I want to be his only lover left alive. I love the whole unearthly package: dead-set predator eyes,matted black mullet, ten-foot-tall golden ibex horns, slender and ridiculous. His helmet, his chiseled jaw, his skin-tight leather jumpsuit with a tab collar, dyed envy green. I’ve always had a soft spot for bad boys who [make me] cry.
I love Loki’s baritone, his vocal fry, his yowling growl, he’s a walking bruise enraged: Ingrate! He had of me all he could have! O Loki, I want you just and right, sufficient to have stood though free to fall, and, let’s face it: I love just how low you go my clay-footed angel, fallen prince of Asgard.
It wasn’t until Loki’s death in Infinity War that I came to love him. It happened when he became complicated, when he sacrificed himself for a brother he claimed to despise. His shapeshifting made sense, deceit being easier than vulnerability. But my crush felt hopelessly unbalanced. I could love a god, but why would a god love me?
When a nosy journalist probes—always, the famous breakup—Loki’s eyes brim, his gaze flits, his hands raise in surrender. He stutter-laughs, “It’s not for me to say. I couldn’t possibly.” His pain makes me want to prove not all American birds are flighty, heartless Swifts. To save him, I imbue myself with superpowers, swoop in, smash the recorder, pound the table, snarl at the reporter, Get out. The interview is over.
Freedom is life’s great lie, Loki sighs when we’re alone. I lay my hands on his and finish his line: Once you accept that in your heart, you’ll know peace. He smiles cruelly, catches me in his sights—ah yes—we understand each other.
In my dream, Loki kidnaps me for a long weekend in Somerset. By day, we tramp the peaty heath. Our damp afternoon meanderings yield handfuls of old Roman coins buried at the foot of ancient barrows. Loki fingers the treasure, dubs it lucky, kisses my hands. Lends me his cable-knit sweater when I shiver from mist. The fibers hold his scent: salt, milk, nutmeg, steel.
At dusk we huddle by the fire, sip Scotch, and lament our shared histories: estranged warmonger fathers, loving mothers who died, childhood homes we’re banished from. I stroke his slap of silver muzzle and set him free. Plumb me to the last vein, I say. Drill deep. By night he extracts the love I cannot mine from myself. He probes my refuge bays, taps my hidden shafts for vibranium and pyrite, platinum and lead. Precious and worthless, he reaps it all.
Back at his London flat, we cook bolognese from scratch, make a mess on his Viking range. He laps daubs of bloodred sauce from my chin with his forked tongue. I wear his sweater with wellies when we walk his dog at dusk on foggy, gaslit streets. He takes my hands, asks me to be his—in secret, of course, because, you know, the media are monsters.
I kiss him and whisper, I want to be your Zelda Fitzgerald. I want to work at your nonprofit. I want to make the world a better place. I want to be your night manager in a hotel of love. He cocks his head, cups my face, and says, It’s the unspoken truth of humanity, that you crave subjugation.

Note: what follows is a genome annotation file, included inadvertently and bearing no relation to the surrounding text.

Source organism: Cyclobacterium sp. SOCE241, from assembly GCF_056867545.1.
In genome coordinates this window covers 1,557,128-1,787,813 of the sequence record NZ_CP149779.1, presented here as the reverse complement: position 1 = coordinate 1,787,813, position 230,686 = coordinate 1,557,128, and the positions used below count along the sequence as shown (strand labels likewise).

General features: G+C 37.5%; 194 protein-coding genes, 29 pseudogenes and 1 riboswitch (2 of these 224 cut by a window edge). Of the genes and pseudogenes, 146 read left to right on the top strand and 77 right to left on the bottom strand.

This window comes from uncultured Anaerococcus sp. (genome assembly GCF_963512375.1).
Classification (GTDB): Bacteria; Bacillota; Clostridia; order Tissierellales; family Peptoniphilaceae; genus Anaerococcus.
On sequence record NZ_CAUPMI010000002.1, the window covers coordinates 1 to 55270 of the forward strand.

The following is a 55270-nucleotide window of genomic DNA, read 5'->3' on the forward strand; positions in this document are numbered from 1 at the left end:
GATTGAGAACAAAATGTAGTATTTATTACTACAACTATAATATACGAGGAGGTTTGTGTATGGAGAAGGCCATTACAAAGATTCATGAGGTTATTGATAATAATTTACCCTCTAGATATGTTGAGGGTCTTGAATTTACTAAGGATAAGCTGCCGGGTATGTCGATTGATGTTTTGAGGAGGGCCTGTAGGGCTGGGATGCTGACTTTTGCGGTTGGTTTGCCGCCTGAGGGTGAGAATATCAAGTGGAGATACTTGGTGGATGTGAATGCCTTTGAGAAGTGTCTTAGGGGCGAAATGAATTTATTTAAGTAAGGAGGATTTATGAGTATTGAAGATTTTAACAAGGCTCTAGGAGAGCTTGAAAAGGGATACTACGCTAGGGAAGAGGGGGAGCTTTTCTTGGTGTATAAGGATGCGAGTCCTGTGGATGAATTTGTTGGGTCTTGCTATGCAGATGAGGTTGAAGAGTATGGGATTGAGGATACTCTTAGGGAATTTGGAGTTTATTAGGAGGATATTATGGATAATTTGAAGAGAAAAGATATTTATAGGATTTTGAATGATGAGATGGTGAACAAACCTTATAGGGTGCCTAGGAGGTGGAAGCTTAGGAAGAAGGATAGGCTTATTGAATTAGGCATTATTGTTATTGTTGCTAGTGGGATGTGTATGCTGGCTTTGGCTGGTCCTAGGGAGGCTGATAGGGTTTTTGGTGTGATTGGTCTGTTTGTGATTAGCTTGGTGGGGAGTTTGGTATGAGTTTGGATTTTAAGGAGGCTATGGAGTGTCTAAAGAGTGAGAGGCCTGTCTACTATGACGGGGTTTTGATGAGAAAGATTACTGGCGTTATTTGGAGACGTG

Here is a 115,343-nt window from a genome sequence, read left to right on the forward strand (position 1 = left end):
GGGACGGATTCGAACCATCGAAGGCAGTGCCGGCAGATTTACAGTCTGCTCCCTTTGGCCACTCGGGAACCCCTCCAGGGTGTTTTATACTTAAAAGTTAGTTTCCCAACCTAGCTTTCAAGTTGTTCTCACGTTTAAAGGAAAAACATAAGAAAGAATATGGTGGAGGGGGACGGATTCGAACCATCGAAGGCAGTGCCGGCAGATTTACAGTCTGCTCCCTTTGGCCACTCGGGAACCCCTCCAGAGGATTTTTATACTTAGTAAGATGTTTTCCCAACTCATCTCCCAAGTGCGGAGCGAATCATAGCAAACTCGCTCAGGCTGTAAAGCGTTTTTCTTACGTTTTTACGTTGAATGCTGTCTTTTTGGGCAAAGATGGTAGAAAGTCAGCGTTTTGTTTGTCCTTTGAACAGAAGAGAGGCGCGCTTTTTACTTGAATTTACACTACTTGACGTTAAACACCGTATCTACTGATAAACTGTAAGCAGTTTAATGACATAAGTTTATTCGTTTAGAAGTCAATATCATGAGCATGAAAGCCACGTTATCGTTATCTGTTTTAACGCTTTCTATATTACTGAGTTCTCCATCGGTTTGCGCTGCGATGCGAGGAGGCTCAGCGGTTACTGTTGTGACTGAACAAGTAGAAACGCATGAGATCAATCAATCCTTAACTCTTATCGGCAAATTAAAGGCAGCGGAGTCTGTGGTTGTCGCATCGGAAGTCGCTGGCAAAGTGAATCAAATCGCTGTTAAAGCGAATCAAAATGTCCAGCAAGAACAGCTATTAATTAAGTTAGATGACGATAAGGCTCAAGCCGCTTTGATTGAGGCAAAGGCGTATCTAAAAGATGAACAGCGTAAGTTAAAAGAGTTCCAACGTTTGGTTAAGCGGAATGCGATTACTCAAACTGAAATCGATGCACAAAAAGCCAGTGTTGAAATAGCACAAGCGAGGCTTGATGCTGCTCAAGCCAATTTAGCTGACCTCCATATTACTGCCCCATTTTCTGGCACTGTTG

I can’t disagree.
One night in bed, Loki confesses my undying devotion has undone him. He’s unmasked—and
terrified. I congratulate myself: You’ve cleft a god’s heart in twain. Stupid girl. I don’t see it coming though I know how the play ends, though he’s portrayed the role twice with meticulous
During the pandemic Loki moves in with his actress-girlfriend. She can’t appreciate his Aquarian oddities, the depths of his charcoal heart that dares not be broken again. Typical Leo, she’s in it for looks, for pride, for the full-page spread. She loves to be seen on the arm of a ginger thirst trap in slim-cut brown suits. She doesn’t worship his treacherous mind, his flawed plots that never come off. I love Loki as he is, chained and seething. I revel in his deepest secret: the harder it is for a man to be good the more his goodness means. A good person can make all the wrong decisions.
I’ve done it many times.
I tell Loki he’s dead without me. I send assassins. Rat him out to the TVA. My wrath launches his TV series—he should be thanking me—instead, he purrs, “The cycle of retaliation is a fool’s errand,” during an interview with MTV. He faces the camera, eyes flashing like daggers; I imagine he’s speaking to me. In bed, I text: We both know how it feels to lay naked on the slab, waiting for a god to come save you.
He doesn’t answer.
Without Loki, my planet grows cold. I feel every inch of alone. Every day is Wednesday; every
dinner, chicken. Same four walls and self-recriminations. Meetings end for all; the Zoom boxes fall black. I’ve lost my hustle, my errands, my tasks and distractions, the safety net of busy without which I must face how lonely I am—how I, too, am burdened with glorious purpose.
Maybe I’m not in love with Loki but his sizzling body of suffering. It’s not the first time I’ve
confused love with a desire for power. Loki’s promotional photos don’t slake my lust anymore, they fill my mouth with sand, my mislaid obsession a consuming desert, a yearning for the marveled home I’ve never had, a fantasy kingdom I thought I’d long ago given up imagining.
Or so I said. Poor trickster god, foiled again. When Loki turned his back I swiped his tesseract, seeing his shadowy homeland ripe for subversion. In recasting the past, I’ve declared exile my birthright and crowned myself its infinite, frosty queen.
Gabriela Denise Frank is a transdisciplinary storyteller, editor, and educator living in the Pacific Northwest. Her writing has been published in True Story, HAD, X-R-A-Y, Hunger Mountain, Poetry Northwest, Bayou, Baltimore Review, The Rumpus, and elsewhere. The author of “Pity She Didn’t Stay ‘Til the End” (Bottlecap Press), she serves as the creative nonfiction editor of Crab Creek Review. www.gabrieladenisefrank.com
image: MM Kaufman